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Gold rises to over 2-week high as China virus spreads
Gold prices climbed to a more than two-week high on Monday as rising concerns over the spread of a virus outbreak in China and its potential economic impact prompted investors to buy the safe-haven metal.
Spot gold rose to its highest since Jan. 8 at $1,586.42 and was up 0.6 per cent at $1,579.94 per ounce by 0131 GMT. US gold futures advanced 0.5 per cent to $1,579.50.
The new coronavirus in China has killed 80 and infected more than 2,000, as residents of Hubei province, where the disease originated, were banned from entering Hong Kong amid global efforts to halt the rapid spread of the outbreak.
Asian stocks slipped as investors remained wary of the virus outbreak in China, while the yen jumped.
The coronavirus transmission ability is getting stronger and infections could continue to rise, China’s National Health Commission said on Sunday, and the country might extend Lunar New Year holidays due to the virus outbreak.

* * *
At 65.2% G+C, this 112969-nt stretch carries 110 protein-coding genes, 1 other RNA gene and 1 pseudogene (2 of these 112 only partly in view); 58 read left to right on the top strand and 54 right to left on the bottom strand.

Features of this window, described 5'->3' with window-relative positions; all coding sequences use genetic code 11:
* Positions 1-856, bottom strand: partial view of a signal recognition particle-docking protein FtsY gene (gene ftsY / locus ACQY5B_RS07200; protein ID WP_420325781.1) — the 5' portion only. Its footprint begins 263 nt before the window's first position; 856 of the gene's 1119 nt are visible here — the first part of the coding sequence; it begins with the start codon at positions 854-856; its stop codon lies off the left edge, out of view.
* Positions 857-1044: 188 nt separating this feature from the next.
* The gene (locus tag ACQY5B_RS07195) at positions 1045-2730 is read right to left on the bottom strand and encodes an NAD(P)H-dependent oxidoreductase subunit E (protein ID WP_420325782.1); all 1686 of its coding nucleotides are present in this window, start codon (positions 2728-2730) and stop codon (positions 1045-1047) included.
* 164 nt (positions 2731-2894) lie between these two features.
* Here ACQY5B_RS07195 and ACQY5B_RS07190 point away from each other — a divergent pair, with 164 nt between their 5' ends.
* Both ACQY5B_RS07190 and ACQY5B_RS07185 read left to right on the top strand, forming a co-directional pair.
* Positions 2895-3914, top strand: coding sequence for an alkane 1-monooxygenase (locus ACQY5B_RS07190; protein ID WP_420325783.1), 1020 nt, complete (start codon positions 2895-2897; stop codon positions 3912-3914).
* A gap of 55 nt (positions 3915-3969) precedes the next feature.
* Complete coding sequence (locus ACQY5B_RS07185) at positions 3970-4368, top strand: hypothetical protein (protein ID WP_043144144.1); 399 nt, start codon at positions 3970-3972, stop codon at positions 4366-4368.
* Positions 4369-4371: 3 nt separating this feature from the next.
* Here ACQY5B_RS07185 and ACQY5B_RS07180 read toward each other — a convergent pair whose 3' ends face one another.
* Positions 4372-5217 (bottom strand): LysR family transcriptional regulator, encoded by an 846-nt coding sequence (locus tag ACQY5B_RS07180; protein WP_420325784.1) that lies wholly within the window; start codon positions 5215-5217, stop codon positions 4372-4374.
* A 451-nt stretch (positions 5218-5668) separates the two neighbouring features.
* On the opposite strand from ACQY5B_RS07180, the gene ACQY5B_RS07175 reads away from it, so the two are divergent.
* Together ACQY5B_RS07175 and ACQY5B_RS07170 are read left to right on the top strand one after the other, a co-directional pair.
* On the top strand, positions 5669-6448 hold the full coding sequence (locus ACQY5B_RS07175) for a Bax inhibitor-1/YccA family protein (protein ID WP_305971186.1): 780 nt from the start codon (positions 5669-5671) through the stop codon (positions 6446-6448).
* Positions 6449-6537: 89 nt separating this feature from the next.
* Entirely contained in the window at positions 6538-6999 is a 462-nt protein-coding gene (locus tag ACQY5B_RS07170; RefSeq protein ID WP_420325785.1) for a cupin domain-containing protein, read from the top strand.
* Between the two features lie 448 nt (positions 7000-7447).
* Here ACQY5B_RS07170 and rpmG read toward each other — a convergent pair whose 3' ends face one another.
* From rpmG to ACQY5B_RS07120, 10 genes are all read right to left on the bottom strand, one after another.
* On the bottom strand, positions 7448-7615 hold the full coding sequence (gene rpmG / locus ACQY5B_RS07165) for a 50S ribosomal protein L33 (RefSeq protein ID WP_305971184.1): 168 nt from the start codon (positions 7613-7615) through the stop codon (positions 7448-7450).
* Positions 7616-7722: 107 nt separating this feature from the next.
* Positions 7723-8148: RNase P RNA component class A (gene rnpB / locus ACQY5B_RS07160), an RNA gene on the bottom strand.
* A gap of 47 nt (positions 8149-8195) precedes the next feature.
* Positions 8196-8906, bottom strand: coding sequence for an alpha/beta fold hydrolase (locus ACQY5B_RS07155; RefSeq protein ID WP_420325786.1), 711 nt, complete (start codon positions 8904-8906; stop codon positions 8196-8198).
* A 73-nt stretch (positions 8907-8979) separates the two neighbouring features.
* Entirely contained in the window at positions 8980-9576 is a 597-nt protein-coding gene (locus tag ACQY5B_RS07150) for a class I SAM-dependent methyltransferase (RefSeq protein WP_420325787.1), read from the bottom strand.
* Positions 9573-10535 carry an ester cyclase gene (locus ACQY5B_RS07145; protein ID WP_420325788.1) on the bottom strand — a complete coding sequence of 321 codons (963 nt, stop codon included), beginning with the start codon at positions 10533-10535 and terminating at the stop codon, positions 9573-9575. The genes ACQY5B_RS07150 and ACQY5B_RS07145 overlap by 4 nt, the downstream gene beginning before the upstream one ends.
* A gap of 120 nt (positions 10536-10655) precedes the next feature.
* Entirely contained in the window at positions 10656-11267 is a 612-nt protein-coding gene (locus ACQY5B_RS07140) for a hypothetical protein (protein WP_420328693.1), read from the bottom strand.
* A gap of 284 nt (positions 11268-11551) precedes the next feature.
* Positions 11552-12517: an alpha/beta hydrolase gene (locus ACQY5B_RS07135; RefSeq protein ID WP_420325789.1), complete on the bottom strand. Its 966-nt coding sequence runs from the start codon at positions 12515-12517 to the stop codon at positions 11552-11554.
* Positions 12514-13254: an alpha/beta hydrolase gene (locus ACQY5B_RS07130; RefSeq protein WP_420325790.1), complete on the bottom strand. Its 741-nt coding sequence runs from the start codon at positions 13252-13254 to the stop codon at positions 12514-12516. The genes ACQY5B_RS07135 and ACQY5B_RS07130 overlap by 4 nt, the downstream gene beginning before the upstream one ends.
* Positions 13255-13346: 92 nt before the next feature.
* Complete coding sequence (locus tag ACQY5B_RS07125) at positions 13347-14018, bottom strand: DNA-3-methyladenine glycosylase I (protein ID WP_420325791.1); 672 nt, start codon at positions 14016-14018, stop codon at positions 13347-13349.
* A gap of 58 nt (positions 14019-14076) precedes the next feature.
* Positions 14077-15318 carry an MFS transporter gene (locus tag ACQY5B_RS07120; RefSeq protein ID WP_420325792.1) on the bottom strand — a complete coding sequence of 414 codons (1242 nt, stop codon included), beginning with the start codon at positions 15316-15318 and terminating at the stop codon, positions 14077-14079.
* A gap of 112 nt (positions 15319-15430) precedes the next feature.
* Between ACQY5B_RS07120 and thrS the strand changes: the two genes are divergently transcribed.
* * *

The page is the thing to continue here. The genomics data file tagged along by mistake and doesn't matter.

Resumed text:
Investors are also keeping a close eye on the US Federal Reserve’s first meeting of the year scheduled on Jan. 28-29.
Canada’s Barrick Gold Corp signed a deal with Tanzania on Friday in which the government will take stakes in three gold mines, ending a long-running tax dispute.
Armenia’s prime minister called for environmental protesters to end their 18-month-old blockade of a foreign-owned gold mine on Saturday, saying the protest was not in the national interest.
Physical gold demand was subdued in major Asian hubs last week on account of the Lunar New Year holidays, with growing fears the virus outbreak in China could further dampen activity.
Hedge funds and money managers cut their bullish positions in COMEX gold contracts in the week to Jan. 21, data showed on Friday.
Palladium dipped 1.7 per cent to $2,385.85 an ounce. Silver jumped 0.9 per cent to $18.24, while platinum fell 0.4 per cent to $997.25.